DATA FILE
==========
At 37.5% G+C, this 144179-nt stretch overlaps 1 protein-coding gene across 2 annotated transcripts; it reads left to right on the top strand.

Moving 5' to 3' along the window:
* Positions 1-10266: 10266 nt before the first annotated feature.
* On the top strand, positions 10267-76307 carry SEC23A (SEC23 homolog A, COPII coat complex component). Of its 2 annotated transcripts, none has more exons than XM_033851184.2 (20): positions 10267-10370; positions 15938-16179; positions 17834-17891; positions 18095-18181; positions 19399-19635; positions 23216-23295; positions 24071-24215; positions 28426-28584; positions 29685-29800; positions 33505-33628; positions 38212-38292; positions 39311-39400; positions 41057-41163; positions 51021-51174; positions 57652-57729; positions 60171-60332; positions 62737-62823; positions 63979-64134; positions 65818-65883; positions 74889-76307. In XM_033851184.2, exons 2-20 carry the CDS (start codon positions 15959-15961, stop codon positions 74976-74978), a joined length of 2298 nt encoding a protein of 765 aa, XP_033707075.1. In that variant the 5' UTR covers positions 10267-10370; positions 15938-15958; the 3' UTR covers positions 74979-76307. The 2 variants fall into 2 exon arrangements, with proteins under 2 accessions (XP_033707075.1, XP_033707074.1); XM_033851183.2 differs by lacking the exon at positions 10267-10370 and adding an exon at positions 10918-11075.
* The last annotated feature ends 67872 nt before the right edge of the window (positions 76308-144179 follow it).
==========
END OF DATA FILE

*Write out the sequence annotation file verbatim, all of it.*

At 37.5% G+C, this 144179-nt stretch overlaps 1 protein-coding gene across 2 annotated transcripts; it reads left to right on the top strand.

Moving 5' to 3' along the window:
* Positions 1-10266: 10266 nt before the first annotated feature.
* On the top strand, positions 10267-76307 carry SEC23A (SEC23 homolog A, COPII coat complex component). Of its 2 annotated transcripts, none has more exons than XM_033851184.2 (20): positions 10267-10370; positions 15938-16179; positions 17834-17891; positions 18095-18181; positions 19399-19635; positions 23216-23295; positions 24071-24215; positions 28426-28584; positions 29685-29800; positions 33505-33628; positions 38212-38292; positions 39311-39400; positions 41057-41163; positions 51021-51174; positions 57652-57729; positions 60171-60332; positions 62737-62823; positions 63979-64134; positions 65818-65883; positions 74889-76307. In XM_033851184.2, exons 2-20 carry the CDS (start codon positions 15959-15961, stop codon positions 74976-74978), a joined length of 2298 nt encoding a protein of 765 aa, XP_033707075.1. In that variant the 5' UTR covers positions 10267-10370; positions 15938-15958; the 3' UTR covers positions 74979-76307. The 2 variants fall into 2 exon arrangements, with proteins under 2 accessions (XP_033707075.1, XP_033707074.1); XM_033851183.2 differs by lacking the exon at positions 10267-10370 and adding an exon at positions 10918-11075.
* The last annotated feature ends 67872 nt before the right edge of the window (positions 76308-144179 follow it).